Peterborough CC 10

Firstly, apologies for the bad grammar/spelling below.  It’s just a brain dump.  I’ll edit it a bit to try and improve it over the next few days.  Thanks for reading 🙂

Yesterday I rode in my second time trial, the Peterborough Cycling Club 10 mile race.  Held on the N1/10 course at Sawtry, the same place as my one previous open TT outing.  With the experience of my first race, and four extra weeks’ training under my belt, I was hoping to make a good improvement.  Perhaps improve on my earlier time of 23:39 by as much as 30 seconds?

There was much chatter in the local TT scene, because Michael Hutchinson, the current national champion and record holder (at multiple distances as well as 10 miles) was due to race.  When the start sheet arrived by email last week, I was excited to see that I would be off 3 minutes before him, on number 57 to his 60.  This would mean that I’d almost certainly get to see the man at work – despite the margin between our start times I knew that only a problem would prevent him from passing me at some point.  I just hoped to get about 3/4 of the way through before he inevitably swept through.

I didn’t have a perfect run-up to the event, suffering from a cold for much of last week.  But by Saturday morning I was feeling no ill effects from it.  It had impacted my training, but I looked on that as a positive – I’d be absolutely fresh for the day.  A couple of things got in the way of preparation on the Saturday: I had to drive up to Grantham to collect a horse trailer first thing, and then my son’s football team had a last-minute friendly against Peterborough United’s U7 side organised, which of course I wanted to attend.  So instead of having all Saturday morning to prepare, I had to get it all done on Friday night, and I’d only have half an hour to spare between getting home from the match (lost 5-4) and needing to leave for the race.

I’m an eternal faffer and tend to get very stressed if I think I’m going to be late, so I was running round, chucking stuff about, ranting and raving as I packed my bits and pieces.  It wasn’t the relaxed scene I wanted and needed.  Still, I got to the HQ in plenty of time, with around 90 minutes to go before my start time.  Last time I noticed that some of the faster riders (at least the riders who looked like they might be faster!) had turbo trainers to warm-up on.  I hadn’t thought about that, I just warmed up on the road.  But I thought it seemed a good idea, because you can do exactly the warm-up you want, with no randomness injected by traffic, or wind, or road layout.  I’m a big believer in copying the behaviours of those who you wish to emulate.  So I’d bought a power inverter from Amazon and taken my turbo with me.  I signed on, set the bike up and pottered about for a while, safe in the knowledge that I had plenty of time.

I got changed into the Gimpsuit with well over an hour to go, and started to think about warming up.  I went to check my helmet – I bought a new Kask Bambino which turned up on Friday.  It has a very snazzy visor that is held in place by magnets.  I’d read that these magnets tend not to be particularly well glued, and sure enough, one had dropped off.  I phoned my lovely wife Roz, who was bringing the kids to watch, and asked her to pick up some superglue on the way for me.  She wasn’t planning on turning up until nearer my start time, so I started to panic about that a little.  I didn’t want the visor dropping off.  But anyway, time to warm up.  Oh, I’ve forgotten my heart monitor strap.  Strictly speaking this isn’t critical, because I wasn’t planning to monitor it during the race, but I wanted to record all the data I could, especially after the last debacle when the Garmin decided to delete the entire race run.  Back on the phone to Roz, who by now was en route with Superglue, to ask her to turn round, go back home and get my missing piece of kit.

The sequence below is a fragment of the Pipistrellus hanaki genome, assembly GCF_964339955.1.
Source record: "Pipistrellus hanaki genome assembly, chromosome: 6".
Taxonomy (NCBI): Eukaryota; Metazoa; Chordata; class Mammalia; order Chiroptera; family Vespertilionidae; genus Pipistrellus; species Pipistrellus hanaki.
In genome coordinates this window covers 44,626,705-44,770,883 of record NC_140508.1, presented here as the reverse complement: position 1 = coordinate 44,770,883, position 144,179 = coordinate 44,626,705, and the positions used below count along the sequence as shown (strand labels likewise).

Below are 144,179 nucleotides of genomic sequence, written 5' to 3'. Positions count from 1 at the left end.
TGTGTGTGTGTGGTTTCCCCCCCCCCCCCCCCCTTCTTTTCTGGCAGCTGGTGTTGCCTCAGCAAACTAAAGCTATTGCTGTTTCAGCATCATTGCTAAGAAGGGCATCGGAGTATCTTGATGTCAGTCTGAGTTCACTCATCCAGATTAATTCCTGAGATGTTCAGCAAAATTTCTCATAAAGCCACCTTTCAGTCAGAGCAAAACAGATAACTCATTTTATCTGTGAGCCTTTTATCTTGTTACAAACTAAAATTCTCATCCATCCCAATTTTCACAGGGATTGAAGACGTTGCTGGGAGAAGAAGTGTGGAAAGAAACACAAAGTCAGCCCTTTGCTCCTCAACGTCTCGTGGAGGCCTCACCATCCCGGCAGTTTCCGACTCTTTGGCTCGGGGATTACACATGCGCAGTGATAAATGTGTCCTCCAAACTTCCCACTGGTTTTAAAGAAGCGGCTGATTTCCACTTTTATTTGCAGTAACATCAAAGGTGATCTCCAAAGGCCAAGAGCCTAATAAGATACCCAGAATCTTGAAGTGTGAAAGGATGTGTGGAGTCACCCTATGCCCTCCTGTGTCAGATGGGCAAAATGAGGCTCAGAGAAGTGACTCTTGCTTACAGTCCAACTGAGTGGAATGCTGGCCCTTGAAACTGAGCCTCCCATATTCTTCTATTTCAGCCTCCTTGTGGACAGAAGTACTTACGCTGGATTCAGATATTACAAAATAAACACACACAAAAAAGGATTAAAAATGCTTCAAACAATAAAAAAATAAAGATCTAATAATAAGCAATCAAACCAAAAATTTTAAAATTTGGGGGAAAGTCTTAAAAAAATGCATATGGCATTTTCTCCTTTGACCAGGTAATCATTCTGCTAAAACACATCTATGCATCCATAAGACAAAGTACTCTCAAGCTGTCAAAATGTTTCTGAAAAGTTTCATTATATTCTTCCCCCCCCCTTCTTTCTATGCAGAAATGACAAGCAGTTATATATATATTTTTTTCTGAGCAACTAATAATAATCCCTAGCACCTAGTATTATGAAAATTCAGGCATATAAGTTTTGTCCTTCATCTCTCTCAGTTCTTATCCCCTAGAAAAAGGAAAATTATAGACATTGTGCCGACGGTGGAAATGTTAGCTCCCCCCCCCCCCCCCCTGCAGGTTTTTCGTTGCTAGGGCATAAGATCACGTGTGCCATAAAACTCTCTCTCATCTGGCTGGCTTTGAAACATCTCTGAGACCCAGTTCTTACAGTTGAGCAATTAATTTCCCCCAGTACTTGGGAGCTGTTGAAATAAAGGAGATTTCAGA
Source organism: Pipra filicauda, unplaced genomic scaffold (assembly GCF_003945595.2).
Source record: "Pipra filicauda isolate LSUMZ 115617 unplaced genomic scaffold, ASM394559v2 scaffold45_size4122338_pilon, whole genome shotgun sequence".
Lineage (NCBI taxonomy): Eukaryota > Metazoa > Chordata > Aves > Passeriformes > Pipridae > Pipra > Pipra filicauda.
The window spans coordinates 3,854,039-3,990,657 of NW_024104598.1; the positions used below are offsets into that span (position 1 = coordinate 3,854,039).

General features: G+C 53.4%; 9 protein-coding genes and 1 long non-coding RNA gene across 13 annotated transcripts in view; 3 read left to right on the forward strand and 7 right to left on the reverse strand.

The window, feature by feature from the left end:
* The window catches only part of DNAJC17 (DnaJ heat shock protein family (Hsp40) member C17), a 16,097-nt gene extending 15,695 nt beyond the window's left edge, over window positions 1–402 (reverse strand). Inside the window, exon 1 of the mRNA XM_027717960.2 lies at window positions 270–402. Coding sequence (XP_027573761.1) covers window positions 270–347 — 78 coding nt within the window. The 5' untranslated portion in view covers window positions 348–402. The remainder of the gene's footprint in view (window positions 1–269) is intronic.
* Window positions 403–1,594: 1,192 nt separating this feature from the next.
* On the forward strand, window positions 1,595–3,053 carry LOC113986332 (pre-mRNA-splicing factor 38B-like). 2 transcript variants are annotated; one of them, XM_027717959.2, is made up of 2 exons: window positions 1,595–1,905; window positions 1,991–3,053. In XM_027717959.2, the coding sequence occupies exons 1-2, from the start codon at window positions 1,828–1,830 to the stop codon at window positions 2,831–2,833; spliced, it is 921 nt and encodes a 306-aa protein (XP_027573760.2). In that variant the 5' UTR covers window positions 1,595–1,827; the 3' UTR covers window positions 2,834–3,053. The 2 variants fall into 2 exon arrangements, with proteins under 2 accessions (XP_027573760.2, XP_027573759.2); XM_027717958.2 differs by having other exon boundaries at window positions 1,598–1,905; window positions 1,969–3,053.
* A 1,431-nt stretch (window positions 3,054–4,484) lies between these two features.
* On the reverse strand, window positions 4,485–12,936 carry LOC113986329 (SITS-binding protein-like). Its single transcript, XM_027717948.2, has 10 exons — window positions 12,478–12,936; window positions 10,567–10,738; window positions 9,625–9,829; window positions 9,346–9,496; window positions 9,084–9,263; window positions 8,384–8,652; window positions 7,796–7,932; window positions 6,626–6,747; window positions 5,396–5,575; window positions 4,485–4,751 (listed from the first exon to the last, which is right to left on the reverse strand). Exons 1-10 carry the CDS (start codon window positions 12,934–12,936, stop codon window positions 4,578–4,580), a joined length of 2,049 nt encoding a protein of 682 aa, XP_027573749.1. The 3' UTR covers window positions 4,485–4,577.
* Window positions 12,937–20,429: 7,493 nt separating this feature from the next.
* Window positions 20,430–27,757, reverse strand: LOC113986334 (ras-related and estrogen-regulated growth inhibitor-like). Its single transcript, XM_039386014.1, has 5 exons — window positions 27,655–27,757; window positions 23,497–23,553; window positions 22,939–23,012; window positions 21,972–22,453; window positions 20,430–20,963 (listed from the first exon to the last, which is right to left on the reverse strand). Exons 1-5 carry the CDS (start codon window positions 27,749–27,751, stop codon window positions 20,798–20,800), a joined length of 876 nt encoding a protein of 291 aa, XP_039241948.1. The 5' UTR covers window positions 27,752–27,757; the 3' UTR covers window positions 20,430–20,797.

This is not going well.

By the time they showed up, I hadn’t seemed to manage to warm-up much at all.  With 25 minutes to go until my start time, I’d have to eschew the 30 minutes I’d planned, and try and cram it into 10 minutes.  But first, we’ll glue the magnet back to the visor.  Opened the tube, took off the cap, screwed the nozzle onto the tube, to break the seal.  Oh, maybe I should have done that with the cap on the nozzle?  Because half the tube has emptied onto my right hand, front and back.  I stood there agape for a moment, before entering a full-on Victor Meldrew moment.  What to do about this?  I could think only to go to the toilet and try and wash it off?  And make sure I didn’t touch any other part of me with that hand.  Can you imagine?  TTer fails to start due to glueing his hands together?  Or worse?  I ran it under the tap, god knows what I thought that was going to do, but it seemed to help getting it to set, then went outside in a bit of a daze to try and warm up the legs.  20 minutes until the start.  You need to allow 10 minutes to get to the start, it’s over a mile ride, maybe closer to two, and you don’t want to be right on the last second.  Also, what if the timekeeper’s watch is not showing the same time as mine?  So I did a very quick, haphazard 10 minute warm up, then dashed off to get to the start.

Because I was worried about the time, I had to hurry, and rode to the start quite a lot faster than I would have liked.  I arrived out of breath, but just in time to see number 54 leave.  Phew, 3 minutes to spare.  For some reason, numbers 55 and 56 did not show.  But I would go at 14:57 anyway, I’d just have a large gap in front of me.  As I prepared to roll forward to the start, I heard a Northern Irish voice behind me.  Sure enough, the man was here.  Soon, the chase would be on.

At the start, I was supported for 30 seconds or so while I clipped in and reset the lap counter.  Whilst clipping in, I looked down to see my shoes.  Where are the overshoes?  I had forgotten to put them on.  Now they might gain you nothing, but people wear them.  They are supposed to smooth the airflow over your shoes.  Perhaps they might gain you 5 seconds?  And I had failed to remember to put them on.  Well, never mind.  10 seconds, 5,4,3,2,1.  Fingers crossed for a good race, eh?

Frank Spencer

I started as I have been taught, easily.  The first mile is broken up by 3 roundabouts anyway, but I kept a good eye on my power meter to ensure that power did not exceed 250 watts for the first couple of minutes.  This is hard to do, because you’re full of energy and excited, and of course I did exceed the number a couple of times, on the exit of roundabouts where you want to get back up to speed, but generally I kept a lid on it.  This easy starting strategy is designed to prevent the legs filling with lactic acid immediately.  Although you have warmed up, hitting race pace straight away is not a good idea, so I read.